The chances are that if you eat anywhere decent in Porto – and it’s hard not to – you’ll come across an oil that Antonio Pavao and his brother Francisco have had something to do with. Their estate, Casa de Santo Amaro, produces its own bottles from olives grown on the farm but also acts as the mill (and often consultant) to other growers in the region. Names such as the Quinta do Crasto wine estate use Antonio and Francisco’s expertise to produce their oils.
A couple of hours north east of Portugal’s second city, Porto, the Casa de Santo Amaro estate is situated in the heart of the Trás-os-Montes region, an area that for some years has consistently been producing top oils, focusing on quality over volume. Antonio and Francisco’ story is fairly typical. A family-owned estate that can trace its history back to 1687, Antonio says the first olive mill was installed in 1902. The brothers, the eighth generation of the family, took the decision around ten years ago to stop selling bulk oil and to focus on bottling under their own label.
They have around 30,000 trees, predominantly verdeal transmontanta, madural and cobrançosa with a smaller planting of negrinha de freixo (a less widespread native variety they are experimenting with but not bottling yet). When we visited in mid-november, the madural and cobrançosa olives had largely been harvested while the verdeal olives were still looking quite green and just starting to be picked.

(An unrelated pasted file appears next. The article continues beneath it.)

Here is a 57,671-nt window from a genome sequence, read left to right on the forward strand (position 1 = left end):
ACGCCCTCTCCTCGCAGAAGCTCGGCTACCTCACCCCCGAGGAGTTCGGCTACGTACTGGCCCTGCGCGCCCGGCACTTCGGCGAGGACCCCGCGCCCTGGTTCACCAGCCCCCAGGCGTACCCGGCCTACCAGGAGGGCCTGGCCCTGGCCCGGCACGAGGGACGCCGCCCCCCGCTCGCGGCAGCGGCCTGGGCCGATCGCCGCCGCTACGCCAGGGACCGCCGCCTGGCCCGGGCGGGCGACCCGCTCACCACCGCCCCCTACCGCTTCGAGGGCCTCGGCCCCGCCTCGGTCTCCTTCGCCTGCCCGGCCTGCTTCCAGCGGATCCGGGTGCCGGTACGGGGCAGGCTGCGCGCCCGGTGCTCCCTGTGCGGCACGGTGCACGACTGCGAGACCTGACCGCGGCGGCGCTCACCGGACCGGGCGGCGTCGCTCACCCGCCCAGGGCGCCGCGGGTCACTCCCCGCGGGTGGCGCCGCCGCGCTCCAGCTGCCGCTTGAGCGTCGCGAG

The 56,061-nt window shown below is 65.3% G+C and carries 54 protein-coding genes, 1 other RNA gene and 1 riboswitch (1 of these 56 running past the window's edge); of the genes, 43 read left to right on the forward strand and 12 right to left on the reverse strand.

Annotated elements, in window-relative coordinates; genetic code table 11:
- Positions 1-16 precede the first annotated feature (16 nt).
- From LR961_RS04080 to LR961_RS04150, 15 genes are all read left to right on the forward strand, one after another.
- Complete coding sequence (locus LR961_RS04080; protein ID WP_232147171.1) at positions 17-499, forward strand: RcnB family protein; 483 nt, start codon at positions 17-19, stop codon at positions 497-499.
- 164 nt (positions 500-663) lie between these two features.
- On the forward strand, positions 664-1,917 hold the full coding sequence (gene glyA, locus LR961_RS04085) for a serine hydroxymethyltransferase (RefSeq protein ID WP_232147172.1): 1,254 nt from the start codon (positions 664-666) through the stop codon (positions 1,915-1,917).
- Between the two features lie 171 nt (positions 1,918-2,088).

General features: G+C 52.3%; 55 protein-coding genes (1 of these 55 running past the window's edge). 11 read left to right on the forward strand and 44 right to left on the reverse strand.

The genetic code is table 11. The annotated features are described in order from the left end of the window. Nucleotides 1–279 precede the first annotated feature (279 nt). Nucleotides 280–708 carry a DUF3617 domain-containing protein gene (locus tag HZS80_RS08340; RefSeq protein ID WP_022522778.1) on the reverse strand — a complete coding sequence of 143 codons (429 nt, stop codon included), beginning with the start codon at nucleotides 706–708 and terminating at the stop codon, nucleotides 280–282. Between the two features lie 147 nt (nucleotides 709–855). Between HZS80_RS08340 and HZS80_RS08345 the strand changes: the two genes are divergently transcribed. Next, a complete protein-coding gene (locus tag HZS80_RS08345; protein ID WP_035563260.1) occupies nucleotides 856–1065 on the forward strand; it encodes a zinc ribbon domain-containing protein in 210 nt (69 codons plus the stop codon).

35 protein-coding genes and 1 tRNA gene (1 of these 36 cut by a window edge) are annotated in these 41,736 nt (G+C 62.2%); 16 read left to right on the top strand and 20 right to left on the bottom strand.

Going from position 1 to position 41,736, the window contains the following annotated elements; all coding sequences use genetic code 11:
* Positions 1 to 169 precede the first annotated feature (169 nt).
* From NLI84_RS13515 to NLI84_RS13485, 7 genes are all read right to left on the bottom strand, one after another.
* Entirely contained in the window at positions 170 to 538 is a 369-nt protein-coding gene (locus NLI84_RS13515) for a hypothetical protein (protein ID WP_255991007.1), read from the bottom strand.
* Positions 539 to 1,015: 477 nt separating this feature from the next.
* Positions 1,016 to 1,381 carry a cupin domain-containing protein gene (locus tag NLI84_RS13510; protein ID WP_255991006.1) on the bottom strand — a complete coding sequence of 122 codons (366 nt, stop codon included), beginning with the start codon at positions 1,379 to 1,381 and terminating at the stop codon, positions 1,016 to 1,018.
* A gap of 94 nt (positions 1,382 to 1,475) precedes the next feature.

Antonio showed us round the farm’s mill where granite millstones are still used to crush the olives. It’s always interesting to find farms where these are still used rather than more modern hammer crushers and Antonio, like certain producers in Puglia where they are still quite prevalent, was adamant that because of the lower temperatures they operate at, they influence the style of the oil. He admitted though – with a smile – that they are a bitch to clean!
Very typically of Trás-os-Montes, the five bottles in Casa de Santo Amaro’s range are all blends. The varieties are picked at different times, milled, racked and filtered in separate tanks until the blending takes place. Although this season’s blending and bottling was still to take place, Antonio led us down to the tanks and gave us a taste of two cobrançosa oils and a verdeal. The cobrançosas were both extremely elegant, naturally very well-balanced with lots of green tomato, fresh greens and salad leaves. The verdeal on the other hand was very fresh but also really zippy with tea, spices and black pepper and a really long throat that was first peppery then very warm. The cobrançosa, explained Antonio, typically balances out the verdeal. They use different quantities in the blend each year according to the characteristics of that season’s olives.
When we asked Antonio what he would pair his oils with, he said that he never uses his oils in the kitchen. His shelves are filled with bottles from other producers and countries in an effort to find out how other people make their olive oil. This helps him understand the characteristics of his own land and his olives and helps him make better oils. The results of this are manifestly excellent and if you come across any of Casa de Santo Amaro’s oils in the UK – currently very difficult – you should snap them up.